The Church

Aelfsige of Farringdon built the current building around 1080, although there is a possibility that there was a church prior to that date based on the two extraordinary carvings, which are still on the church today.

On the east wall of the south porch is a figure of Christ in Majesty possibly 8th century, known as the Langford Rood, and thought to be unique throughout England. The Rood, carved in limestone, has lost its head, which would not have fit into the niche in which it is now placed anyway.

Above the entry to the south porch is a crucifixion scene with Christ on the cross flanked by Mary and St John, believed to date from 1020-1040 and again you can see that it has been reused. The alterations were presumably made to fit the carving into the niche that it now occupies. The figures of Mary and St John have also been transposed; they are looking away from Christ. Traditionally Mary is on the right and St John is on the left, so it is assumed that the uneducated masons were left with the task of piecing together a jigsaw puzzle and got it wrong.

The Church is an amazing example of the Saxon traditions with the oldest parts being the bell tower and the nave, showing the highest quality of work undertaken by Saxon masons leaving the most important Saxon remains in Oxfordshire.

During the 1200’s the north and south aisles were added, with the south porch completed in the 13th century. Although at one time the porch had two storeys, the upper storey has since been removed, but its blocked doorway and the outline of the stairs are still visible inside the south aisle. The west walls of the nave and two aisles have a 13th century lancet window.

In the 13th century the chancel was rebuilt wider and taller. The line of the former 11th century Saxon roof against the east wall of the tower can be seen at the west end of the chancel. Suggestions that this was a rich parish at this time are due to the highly unusual features of the chancel windows and the elaborate aumbry in the north wall with six compartments under three gables.

Later additions include the 15th century font; two flying buttresses with one having an inscription dated in the reign of Elizabeth I of 1574; the pulpit is Jacobean made in 1673 with parish records stating that Thomas Whiting was paid £8.00 to create it; and a mechanical clock was installed in 1680 (now a static exhibit in the south aisle).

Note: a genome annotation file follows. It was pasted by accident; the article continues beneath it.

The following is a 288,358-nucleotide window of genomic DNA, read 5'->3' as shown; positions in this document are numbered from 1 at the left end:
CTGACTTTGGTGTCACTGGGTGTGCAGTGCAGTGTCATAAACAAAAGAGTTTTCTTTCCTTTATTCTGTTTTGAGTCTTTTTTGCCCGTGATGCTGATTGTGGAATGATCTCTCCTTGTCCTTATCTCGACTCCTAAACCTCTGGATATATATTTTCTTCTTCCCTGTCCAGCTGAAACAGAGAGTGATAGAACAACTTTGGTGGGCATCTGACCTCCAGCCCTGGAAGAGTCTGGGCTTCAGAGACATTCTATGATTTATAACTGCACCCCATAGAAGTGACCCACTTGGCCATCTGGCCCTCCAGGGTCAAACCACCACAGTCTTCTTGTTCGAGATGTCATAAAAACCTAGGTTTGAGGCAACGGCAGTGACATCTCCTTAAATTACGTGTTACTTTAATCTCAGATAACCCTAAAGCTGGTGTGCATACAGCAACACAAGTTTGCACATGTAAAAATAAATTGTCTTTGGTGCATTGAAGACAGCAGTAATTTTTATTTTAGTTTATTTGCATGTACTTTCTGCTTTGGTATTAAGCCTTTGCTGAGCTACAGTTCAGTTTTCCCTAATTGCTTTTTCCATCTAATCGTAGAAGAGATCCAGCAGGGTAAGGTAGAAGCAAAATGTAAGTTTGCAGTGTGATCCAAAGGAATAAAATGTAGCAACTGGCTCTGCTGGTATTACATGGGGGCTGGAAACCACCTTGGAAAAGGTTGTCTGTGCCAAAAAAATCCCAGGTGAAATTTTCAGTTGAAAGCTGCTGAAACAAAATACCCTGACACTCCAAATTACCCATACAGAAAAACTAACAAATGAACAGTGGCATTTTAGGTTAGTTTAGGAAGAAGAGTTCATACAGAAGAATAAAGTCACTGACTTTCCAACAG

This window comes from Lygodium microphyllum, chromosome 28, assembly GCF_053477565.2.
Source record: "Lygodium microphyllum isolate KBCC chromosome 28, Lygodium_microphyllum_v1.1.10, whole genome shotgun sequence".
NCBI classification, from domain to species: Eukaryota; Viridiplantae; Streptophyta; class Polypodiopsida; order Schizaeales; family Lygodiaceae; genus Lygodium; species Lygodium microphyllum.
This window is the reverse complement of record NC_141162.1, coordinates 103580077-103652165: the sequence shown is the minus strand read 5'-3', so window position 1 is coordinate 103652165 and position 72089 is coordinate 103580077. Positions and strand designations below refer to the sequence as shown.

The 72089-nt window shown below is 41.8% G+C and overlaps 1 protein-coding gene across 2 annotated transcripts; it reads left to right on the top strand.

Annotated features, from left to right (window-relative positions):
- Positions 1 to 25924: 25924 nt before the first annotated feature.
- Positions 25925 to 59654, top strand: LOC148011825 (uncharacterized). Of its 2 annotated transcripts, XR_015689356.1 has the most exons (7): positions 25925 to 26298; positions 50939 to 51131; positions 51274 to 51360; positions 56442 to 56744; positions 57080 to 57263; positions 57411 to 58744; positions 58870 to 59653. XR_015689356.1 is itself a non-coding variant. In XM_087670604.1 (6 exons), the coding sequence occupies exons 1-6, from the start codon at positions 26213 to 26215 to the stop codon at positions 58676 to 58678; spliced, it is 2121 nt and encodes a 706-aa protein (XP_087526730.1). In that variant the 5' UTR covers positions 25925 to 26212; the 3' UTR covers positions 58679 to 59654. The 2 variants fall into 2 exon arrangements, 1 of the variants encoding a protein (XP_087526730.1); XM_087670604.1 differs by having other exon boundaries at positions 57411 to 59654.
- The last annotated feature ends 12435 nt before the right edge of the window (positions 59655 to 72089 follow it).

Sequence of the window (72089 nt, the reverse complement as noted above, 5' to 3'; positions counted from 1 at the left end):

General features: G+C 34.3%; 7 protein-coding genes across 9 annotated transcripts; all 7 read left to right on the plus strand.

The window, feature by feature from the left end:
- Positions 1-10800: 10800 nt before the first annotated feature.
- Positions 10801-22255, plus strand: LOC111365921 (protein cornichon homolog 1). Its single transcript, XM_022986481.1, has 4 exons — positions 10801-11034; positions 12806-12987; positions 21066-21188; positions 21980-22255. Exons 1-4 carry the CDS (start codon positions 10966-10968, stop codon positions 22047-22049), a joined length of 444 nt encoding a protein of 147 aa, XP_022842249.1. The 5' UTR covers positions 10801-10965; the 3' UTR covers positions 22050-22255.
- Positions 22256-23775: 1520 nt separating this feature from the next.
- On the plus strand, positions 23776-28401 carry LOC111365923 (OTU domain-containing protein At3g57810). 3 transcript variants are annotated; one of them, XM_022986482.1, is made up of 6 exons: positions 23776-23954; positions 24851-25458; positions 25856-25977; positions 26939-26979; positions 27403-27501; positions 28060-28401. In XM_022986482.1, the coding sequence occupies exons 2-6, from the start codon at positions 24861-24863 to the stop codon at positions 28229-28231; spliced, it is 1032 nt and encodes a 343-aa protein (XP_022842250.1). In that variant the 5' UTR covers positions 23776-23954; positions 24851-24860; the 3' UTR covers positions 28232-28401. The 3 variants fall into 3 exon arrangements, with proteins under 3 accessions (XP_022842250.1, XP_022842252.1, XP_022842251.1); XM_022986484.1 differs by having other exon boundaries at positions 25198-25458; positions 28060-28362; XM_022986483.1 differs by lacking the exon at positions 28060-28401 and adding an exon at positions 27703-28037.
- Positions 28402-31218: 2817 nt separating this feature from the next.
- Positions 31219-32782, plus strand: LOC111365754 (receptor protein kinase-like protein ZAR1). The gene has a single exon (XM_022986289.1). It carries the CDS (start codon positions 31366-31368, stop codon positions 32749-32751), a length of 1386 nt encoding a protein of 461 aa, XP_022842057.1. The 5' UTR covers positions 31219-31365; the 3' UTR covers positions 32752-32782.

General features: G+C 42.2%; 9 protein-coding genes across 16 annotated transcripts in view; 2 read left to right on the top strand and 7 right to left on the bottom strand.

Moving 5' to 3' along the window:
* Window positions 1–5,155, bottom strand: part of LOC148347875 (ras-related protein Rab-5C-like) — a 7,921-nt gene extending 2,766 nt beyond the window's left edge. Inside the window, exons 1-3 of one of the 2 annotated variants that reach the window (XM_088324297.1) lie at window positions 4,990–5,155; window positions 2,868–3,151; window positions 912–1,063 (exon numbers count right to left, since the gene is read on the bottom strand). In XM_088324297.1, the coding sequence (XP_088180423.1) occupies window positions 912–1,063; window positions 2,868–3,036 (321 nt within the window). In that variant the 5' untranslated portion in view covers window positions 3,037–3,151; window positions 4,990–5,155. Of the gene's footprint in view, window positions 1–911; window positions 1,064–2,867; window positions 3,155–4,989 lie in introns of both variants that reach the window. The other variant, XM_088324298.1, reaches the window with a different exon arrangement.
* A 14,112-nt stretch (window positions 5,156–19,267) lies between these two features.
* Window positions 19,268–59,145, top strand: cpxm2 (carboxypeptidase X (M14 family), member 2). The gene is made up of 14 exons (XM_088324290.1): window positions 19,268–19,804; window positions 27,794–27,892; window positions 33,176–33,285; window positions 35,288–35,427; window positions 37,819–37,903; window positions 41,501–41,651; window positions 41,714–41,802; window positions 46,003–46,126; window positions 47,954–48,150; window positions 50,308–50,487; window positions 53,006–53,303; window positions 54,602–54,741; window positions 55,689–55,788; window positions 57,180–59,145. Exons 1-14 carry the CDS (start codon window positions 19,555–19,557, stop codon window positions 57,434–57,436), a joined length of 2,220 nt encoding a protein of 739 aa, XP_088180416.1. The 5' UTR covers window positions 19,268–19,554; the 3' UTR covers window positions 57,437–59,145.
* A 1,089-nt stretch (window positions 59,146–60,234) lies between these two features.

Beneath the altar are the memorial brasses of the Prunes, Walter & Mary. He died in 1594 and she in 1607, the detail of these brasses is exceptional and shows the style of dress worn by nobles in the Elizabethan period.

Further restoration and conservation work was carried out by:
• The architect and builder Richard Pace in 1829.
• The Ecclesiastical Commissioner’s surveyor Benjamin Ferrey in 1848.
• The Gothic Revival architect Ewan Christian in 1864.

Taken as a whole the architecture & historic interest of St Matthews Church make it one of the most fascinating pre-Norman churches in the entire country, and an exceptional Grade I listed building.

After the Norman Conquest......

Eleanor Parker was inspired by a visit to a village church in Oxfordshire that bears witness to one of the most turbulent and transformative periods in English history. Click here to read her article from History Today.

Benefice Clergy:


Rev’d Harry McInnes (Rector)
01993 845954 e-mail:

Rev'd David Spence (Curate)
01367 860071 email:

The Rev'd Alex Ross
01993 824871 emaill:

Rev’d Dr Alister McGrath
01993 701105 e-mail:

Mr Jim Johnston 01367 860081

A list of services can be obtained from the current issue of the benefice newsletter – The Parish Pump - or from the Diary pages within this website.

The Bells of St. Matthews

More about the history of the Bells of St. Matthews here...

Ringing Practice - Every Tuesday between 7.00pm & 8.30pm, come along and have a go, everyone is welcome as we are always looking for new members.

Bell Captain - Andrew Tinson - 01367 860514